Anton Chigurh, a hitman bribed  2 witnesses for their silence, and flees near the end.

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These are not really horror but -

The Florentine Dagger (1935) is an early production code film in which a man believes that he is haunted by the spirit of Cesare Borgia. It is actually a murder mystery, and the person responsible does get away with it, mainly aided by others because that person turns out to be a tragic figure. Still, odd for the production code era to allow mitigating circumstances to be permitted.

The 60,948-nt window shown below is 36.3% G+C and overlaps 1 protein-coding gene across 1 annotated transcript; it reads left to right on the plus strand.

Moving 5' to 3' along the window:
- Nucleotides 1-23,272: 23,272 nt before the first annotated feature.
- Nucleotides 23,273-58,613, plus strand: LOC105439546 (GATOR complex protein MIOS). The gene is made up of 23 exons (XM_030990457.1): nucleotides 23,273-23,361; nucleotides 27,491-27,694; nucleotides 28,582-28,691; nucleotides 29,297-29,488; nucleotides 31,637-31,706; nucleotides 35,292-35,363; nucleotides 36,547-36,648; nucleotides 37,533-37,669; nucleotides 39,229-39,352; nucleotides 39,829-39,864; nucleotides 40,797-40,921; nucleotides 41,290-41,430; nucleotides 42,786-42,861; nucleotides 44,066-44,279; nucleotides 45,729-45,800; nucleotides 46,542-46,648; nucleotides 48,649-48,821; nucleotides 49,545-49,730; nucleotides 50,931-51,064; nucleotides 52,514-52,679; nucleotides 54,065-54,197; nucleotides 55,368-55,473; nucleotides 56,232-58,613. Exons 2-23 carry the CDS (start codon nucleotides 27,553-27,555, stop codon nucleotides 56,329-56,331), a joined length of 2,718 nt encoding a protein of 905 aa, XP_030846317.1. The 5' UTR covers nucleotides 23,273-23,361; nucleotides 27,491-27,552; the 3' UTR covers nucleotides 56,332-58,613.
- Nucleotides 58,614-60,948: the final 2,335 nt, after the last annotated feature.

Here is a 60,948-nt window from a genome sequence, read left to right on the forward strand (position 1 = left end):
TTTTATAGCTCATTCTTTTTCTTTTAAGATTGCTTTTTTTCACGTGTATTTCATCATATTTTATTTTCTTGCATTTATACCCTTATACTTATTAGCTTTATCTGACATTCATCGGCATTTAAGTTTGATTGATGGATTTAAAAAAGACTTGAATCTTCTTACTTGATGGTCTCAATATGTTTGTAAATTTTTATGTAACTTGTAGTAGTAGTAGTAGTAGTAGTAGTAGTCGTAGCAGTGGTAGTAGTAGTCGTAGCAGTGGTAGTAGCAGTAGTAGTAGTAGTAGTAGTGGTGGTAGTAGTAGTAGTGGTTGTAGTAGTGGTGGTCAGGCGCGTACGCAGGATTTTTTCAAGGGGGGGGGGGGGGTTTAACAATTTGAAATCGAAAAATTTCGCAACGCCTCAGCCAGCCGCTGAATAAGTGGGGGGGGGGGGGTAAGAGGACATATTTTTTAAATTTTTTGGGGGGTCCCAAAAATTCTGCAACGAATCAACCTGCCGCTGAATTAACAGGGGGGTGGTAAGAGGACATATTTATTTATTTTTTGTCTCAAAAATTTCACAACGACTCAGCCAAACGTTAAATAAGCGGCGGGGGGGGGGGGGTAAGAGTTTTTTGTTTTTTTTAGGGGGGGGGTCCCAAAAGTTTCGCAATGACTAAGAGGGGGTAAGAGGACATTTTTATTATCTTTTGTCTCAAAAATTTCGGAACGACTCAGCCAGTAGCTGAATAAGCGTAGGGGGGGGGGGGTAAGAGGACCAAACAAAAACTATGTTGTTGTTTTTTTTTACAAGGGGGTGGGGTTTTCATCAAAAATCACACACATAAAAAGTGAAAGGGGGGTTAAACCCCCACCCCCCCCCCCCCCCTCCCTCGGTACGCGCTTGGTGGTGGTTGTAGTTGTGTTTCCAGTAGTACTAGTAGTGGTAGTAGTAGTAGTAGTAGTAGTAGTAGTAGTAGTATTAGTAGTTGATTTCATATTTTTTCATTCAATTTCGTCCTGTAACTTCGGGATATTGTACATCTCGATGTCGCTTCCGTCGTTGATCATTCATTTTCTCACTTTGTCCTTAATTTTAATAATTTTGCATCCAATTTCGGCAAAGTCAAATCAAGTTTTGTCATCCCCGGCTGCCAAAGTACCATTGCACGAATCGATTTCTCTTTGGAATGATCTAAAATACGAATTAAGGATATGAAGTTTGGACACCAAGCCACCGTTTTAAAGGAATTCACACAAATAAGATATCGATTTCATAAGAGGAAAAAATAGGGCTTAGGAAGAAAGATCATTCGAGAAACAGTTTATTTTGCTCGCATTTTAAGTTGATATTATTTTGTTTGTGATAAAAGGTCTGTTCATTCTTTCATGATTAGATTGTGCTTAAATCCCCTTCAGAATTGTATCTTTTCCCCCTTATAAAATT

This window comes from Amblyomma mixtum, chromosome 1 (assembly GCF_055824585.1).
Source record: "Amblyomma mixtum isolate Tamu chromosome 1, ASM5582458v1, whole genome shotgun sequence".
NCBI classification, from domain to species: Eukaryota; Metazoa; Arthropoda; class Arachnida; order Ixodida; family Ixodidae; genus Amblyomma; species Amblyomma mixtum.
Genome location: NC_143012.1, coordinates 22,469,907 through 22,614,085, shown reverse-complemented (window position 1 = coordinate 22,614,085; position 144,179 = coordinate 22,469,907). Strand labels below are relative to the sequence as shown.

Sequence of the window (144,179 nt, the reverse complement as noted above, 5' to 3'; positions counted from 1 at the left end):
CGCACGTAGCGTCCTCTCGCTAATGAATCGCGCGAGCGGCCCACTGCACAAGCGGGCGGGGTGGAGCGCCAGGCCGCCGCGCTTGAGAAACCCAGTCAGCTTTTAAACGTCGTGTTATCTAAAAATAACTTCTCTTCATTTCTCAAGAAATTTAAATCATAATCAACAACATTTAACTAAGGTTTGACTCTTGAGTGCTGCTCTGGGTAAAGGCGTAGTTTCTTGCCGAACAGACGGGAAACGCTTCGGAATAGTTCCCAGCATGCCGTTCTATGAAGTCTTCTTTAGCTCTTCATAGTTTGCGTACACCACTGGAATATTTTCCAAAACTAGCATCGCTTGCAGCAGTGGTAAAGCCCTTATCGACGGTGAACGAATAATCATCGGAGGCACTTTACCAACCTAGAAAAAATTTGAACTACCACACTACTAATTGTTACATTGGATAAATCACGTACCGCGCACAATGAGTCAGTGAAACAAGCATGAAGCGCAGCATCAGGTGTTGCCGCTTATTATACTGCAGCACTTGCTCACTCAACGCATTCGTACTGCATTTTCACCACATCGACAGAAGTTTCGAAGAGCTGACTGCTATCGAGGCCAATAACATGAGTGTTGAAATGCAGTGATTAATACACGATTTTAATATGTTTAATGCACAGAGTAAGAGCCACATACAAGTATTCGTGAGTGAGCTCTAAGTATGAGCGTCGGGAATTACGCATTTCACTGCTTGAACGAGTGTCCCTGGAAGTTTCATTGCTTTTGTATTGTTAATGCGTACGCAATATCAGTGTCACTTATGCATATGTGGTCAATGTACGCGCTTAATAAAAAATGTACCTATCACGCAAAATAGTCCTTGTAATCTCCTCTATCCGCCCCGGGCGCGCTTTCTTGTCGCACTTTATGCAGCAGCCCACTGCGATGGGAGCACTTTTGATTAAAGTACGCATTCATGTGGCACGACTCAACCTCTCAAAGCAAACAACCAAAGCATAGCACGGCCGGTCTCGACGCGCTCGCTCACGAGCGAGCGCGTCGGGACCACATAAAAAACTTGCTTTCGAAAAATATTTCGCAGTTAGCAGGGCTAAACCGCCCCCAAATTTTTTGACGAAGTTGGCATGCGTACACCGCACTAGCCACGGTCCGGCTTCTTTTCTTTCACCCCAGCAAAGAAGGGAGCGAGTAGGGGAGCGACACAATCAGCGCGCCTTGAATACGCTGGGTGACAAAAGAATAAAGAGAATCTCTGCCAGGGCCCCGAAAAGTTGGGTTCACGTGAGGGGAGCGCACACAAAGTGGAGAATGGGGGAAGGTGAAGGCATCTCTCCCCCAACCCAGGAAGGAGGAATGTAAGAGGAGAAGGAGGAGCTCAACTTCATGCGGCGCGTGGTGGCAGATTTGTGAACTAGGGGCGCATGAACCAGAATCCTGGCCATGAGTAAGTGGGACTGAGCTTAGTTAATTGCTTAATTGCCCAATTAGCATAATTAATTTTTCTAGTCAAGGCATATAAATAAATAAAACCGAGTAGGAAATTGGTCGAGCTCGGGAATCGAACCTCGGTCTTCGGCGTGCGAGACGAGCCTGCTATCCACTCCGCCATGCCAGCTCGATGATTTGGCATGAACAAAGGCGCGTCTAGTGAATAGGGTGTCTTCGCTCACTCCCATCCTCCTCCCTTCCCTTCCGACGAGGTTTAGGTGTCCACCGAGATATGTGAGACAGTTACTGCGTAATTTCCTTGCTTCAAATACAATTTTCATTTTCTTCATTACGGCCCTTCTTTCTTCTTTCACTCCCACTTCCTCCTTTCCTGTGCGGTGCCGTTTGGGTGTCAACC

Love At First Bite (1979) - A comedy more than a horror, but Count Dracula does get away and gets what he came to New York for. Of course, arguments could be made that Richard Benjamin is really playing the villain here.

Night Watch (1973) - This was on TCM just a little while ago. A woman thinks she sees a murder in a boarded up house next door, but everybody thinks she is just having a nervous breakdown. I won't spoil the ending for you, but the villain does get away.

Your best chance at seeing villains win out are in British films because they never had a production code. Basically if the film did not have profanity or nudity you could exhibit your film. The American production code had all kinds of prohibitions in it that had nothing to do with "common decency".

 

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On 10/11/2018 at 6:25 PM, Gershwin fan said:

The Day Mars Invaded Earth ends with the Martians having killed and replaced an entire family.